By Edmund Murphy

Last updated: 13 March 2024 & medically reviewed by Dr. Jenni Jacobsen

There are many types of drug tests that can be performed both at home and in laboratory conditions. Here we look at the process of drug tests, where they can be performed, and what the results mean.

Drug Tests Process

What happens during a drug test?

Drug tests can be performed in a variety of situations and locations such as the workplace, at home, a lab, hospitals, and drug treatment centers.[1] A urine sample is the most common drug test requirement, and instructions will be given to the person being tested before use. Occasionally, a health care provider or another official may be present during a urine sample to ensure it does not become contaminated with any other substances that may affect the result.[1] 

Saliva tests are often performed by taking a swab from inside the mouth and are relatively noninvasive. Blood tests will always be performed by a trained medical professional, as they will need to use a needle to remove a small amount of blood, usually from the arm. This can be uncomfortable, but the pain is often short-lived and minimal.[1] 

Hair follicle tests require the person being tested to provide a hair sample that is sent off to a lab for a series of tests. This process takes considerably longer than other tests but often yields the most accurate results.[1] 

Related: Types of drug test

How accurate are drug tests?

The accuracy of a drug test can vary depending on a variety of factors, most notably between lab testing and at-home drug test kits.

Lab tests

Lab testing is more rigorous and has a greater number of controls set in place to offer accurate results.[2] For example, if a urine sample returns a positive result on a 10-panel screening, it will be sent off for more scrutinous testing to determine the exact drug metabolites found in the sample. There are also stringent cutoffs and regulations in place to ensure that a false positive does not arise from partial detection, such as THC being inhaled through secondhand smoke.[2]

At home tests

At-home tests are slightly less reliable than lab testing and should always be sent away to a lab for confirmation before assuming a positive test means drugs have definitely been used.[1] Certain foods, supplements, beverages, or medicines may interfere with at-home test kits and should always be confirmed by a lab. If you are unsure of an at home-test result, then a follow-up test at a lab may be needed. 

What can affect the accuracy of a drug test?

Before assuming the accuracy of a drug test, it is important to first consider factors that may have affected the result. The most common things that can affect the accuracy of a drug test include:[2]

  • How the test was performed and whether any contaminants may have entered the sample

  • How the test was stored, especially with urine tests

  • What the person being tested ate or drank before the test was taken

  • Any and all prescription medication or over-the-counter (OTC) medication a person has used prior to the test.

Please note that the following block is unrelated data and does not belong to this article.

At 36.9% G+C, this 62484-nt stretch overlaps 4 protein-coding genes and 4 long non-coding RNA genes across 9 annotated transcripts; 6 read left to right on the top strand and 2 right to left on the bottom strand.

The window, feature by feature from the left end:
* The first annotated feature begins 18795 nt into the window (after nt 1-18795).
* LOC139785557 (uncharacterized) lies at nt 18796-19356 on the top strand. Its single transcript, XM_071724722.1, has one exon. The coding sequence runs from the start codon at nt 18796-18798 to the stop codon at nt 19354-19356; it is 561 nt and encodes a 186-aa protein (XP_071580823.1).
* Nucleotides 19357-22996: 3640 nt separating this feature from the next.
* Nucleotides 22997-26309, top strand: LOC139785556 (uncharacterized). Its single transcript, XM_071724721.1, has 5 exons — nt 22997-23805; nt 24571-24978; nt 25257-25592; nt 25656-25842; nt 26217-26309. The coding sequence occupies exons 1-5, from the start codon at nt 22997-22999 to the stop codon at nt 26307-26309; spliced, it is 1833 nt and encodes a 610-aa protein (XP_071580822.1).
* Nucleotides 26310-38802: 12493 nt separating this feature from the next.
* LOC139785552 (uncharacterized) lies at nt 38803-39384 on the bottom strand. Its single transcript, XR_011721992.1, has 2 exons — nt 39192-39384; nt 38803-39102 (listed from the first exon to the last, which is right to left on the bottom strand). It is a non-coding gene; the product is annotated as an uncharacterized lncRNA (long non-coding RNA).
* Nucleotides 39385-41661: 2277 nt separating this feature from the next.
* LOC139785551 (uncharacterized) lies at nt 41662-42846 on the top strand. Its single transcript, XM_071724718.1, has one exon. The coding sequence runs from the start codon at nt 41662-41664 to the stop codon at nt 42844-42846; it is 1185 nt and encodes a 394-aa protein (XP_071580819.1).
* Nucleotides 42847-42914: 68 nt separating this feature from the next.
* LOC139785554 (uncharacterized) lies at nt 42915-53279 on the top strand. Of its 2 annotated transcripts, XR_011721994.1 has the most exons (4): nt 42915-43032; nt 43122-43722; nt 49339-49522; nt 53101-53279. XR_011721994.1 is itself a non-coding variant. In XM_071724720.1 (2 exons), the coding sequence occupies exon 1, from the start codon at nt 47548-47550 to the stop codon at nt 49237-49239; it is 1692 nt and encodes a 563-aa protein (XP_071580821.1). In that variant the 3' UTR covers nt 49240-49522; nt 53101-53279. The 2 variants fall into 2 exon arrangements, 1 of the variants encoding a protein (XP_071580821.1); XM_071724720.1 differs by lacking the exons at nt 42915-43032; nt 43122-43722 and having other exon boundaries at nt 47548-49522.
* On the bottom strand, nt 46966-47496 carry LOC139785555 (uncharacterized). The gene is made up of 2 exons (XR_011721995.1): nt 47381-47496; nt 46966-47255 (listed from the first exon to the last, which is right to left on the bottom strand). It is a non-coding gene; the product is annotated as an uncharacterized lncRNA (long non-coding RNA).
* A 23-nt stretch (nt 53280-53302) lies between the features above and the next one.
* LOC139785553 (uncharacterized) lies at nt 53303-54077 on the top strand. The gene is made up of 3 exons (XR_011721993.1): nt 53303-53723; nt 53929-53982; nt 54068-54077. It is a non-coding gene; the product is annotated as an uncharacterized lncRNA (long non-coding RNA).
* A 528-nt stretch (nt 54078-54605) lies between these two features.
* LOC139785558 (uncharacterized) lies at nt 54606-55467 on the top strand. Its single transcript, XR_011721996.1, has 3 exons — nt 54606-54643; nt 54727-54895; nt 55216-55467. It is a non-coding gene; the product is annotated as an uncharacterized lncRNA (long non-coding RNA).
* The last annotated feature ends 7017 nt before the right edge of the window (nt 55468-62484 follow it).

Does a positive result mean illicit substances have been abused?

No, a positive result on an at-home or lab drug test does not categorically prove illegal drugs have been abused.[3] 

For instance, the presence of amphetamines in a drug screening does not mean illegal amphetamines have been abused.[3] Many OTC medications contain enough amphetamines to give the same drug test result as illegal amphetamines like meth. Similarly, positive results for prescription medication do not confirm that a person is abusing them, as even prescribed doses may show up in a drug test.

There are also many factors that can give a potentially false positive result on a drug test. This can be as innocuous as eating poppy seeds before taking a test or consuming hayfever tablets. All test results should be confirmed by a lab before any action is taken.

Does a negative result mean a person definitely hasn't abused drugs?

No, a negative result does not 100% guarantee that a person hasn’t abused substances.[3] There are several factors that may influence a drug test to give a negative result, such as:

  • Testing for the wrong substances

  • Collecting a sample when substances weren’t in the person's system

  • Allowing a sample to become diluted or contaminated

  • Incorrectly storing the sample so that it spoils

If you suspect someone is abusing substances but they have a negative test result, you can take the test again at a later date or speak to a doctor about getting a lab drug test done.[3] 

When should I know the results of a drug test?

The amount of time it takes for a drug test result to be confirmed can vary depending on:[3]

  • The reason for the test (emergency and employment-based drug tests tend to have faster turnaround times)

  • The type of test (blood and urine have quicker turnarounds than hair follicle tests)

  • The expected accuracy of the test (a suspected false positive result will require further testing)

If the test has been requested by an organization, they should be able to tell you the expected timeframe for receiving results.[3]